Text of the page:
fill-in-the blank will be enforceable in Florida?
In the digital era, it is easy to find almost anything you search for online. Those seeking to create their own will online will find no shortage of standard form type wills. The problem with the web, however, is that anyone can post nearly anything. As such, a supposed Florida will found on the internet might be completely invalid per state law. Websites like LegalZoom offer more assurance than the standard form will and could comply with the law, but
DIY Wills May Not Comply With State Law
Each state has its own specific requirements when it comes to estate planning. Per Florida law, to be enforceable a will must be in writing. An oral will is not generally recognized as valid. A will can be handwritten, but it must meet some required formalities or it will be considered an invalid holographic will.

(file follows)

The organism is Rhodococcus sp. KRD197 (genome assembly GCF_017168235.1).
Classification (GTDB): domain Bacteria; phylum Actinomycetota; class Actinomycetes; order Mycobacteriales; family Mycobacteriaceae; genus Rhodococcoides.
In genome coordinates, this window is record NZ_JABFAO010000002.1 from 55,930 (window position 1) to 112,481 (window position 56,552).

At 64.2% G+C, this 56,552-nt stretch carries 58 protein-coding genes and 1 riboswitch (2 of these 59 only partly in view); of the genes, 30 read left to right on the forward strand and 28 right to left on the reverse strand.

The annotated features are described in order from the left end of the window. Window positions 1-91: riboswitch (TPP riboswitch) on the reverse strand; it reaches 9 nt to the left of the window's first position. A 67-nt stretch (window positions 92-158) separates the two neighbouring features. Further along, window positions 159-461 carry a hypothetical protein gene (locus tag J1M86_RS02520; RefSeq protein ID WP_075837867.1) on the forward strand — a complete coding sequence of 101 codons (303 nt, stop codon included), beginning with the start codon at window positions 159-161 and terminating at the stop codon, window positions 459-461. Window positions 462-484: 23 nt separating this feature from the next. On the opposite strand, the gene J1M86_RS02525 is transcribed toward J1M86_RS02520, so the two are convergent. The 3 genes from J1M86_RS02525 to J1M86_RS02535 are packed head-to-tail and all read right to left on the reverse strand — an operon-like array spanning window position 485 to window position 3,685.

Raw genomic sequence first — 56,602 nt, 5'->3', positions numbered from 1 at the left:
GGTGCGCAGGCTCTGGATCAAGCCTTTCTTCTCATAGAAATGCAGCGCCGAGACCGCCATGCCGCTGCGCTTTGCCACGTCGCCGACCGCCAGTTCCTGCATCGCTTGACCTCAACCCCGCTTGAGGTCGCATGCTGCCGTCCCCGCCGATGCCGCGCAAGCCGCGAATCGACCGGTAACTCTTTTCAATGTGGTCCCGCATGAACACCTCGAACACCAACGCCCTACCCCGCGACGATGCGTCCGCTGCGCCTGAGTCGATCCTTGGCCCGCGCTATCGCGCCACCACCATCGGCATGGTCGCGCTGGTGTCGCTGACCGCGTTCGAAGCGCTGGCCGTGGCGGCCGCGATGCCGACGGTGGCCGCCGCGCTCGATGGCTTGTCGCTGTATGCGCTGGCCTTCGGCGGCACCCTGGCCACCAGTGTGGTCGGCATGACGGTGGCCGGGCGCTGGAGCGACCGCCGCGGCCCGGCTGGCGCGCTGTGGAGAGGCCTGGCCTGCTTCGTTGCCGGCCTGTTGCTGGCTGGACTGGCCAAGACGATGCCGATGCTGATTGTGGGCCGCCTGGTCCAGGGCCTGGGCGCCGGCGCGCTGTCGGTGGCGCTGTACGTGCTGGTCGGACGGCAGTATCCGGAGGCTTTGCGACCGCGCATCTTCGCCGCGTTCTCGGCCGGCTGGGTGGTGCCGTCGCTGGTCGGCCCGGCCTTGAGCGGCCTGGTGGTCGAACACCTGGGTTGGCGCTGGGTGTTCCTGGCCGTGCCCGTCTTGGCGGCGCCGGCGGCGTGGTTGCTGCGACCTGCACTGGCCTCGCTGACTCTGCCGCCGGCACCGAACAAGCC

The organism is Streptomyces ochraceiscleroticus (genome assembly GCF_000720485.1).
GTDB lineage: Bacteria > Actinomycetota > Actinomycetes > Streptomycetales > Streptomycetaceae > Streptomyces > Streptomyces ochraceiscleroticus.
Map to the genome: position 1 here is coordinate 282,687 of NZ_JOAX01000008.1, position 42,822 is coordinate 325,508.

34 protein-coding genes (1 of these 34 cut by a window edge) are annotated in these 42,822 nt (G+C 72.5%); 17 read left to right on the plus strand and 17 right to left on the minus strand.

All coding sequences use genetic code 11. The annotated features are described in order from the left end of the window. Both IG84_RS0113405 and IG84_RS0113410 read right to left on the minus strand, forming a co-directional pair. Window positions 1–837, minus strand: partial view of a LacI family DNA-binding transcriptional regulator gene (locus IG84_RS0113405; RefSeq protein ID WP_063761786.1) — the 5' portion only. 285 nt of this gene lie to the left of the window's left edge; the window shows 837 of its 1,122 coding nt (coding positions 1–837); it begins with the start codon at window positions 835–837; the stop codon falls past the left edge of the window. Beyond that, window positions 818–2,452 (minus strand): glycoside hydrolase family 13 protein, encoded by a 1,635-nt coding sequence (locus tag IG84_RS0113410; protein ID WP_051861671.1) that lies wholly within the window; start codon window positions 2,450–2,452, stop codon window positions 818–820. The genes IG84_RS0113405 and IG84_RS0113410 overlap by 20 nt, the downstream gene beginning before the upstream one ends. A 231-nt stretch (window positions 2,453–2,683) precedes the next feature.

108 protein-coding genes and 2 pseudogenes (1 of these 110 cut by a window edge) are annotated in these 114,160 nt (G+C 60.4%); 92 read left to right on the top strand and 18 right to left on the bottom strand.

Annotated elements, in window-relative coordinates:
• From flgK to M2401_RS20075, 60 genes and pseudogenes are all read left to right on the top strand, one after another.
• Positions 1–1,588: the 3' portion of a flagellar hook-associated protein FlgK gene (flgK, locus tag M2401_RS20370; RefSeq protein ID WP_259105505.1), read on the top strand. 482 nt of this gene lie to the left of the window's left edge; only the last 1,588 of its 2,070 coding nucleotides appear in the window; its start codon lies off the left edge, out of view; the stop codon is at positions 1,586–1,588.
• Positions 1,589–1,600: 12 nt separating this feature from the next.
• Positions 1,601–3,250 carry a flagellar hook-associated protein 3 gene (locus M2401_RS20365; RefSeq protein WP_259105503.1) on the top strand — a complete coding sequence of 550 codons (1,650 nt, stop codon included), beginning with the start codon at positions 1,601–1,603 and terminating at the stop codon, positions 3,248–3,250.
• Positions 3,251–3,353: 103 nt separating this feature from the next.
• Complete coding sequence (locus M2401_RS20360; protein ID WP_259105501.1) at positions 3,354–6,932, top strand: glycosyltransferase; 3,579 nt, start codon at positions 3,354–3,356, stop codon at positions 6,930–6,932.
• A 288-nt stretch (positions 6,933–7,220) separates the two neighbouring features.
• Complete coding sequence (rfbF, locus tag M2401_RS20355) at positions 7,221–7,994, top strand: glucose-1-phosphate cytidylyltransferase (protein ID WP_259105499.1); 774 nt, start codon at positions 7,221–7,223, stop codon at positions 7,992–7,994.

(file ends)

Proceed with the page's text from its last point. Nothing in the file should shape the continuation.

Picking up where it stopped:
To be considered valid, a will must be signed by the testator, or on the testator’s behalf if he or she is physically incapacitated. It must further be signed by two witnesses who are competent. It is generally best to have two witnesses who are not beneficiaries
Often times, wills found online may not insert the requisite number of signatures or could contain clauses that render them unenforceable. Should you create a will online, only to have it later struck down by the court, your estate will be treated as though you died intestate. This means that state law will dictate who receives what assets and your last wishes may not be honored.
Your DIY Estate Plan Maybe Inadequate
Even if your will is deemed valid, it may still have several shortcomings. No online website can provide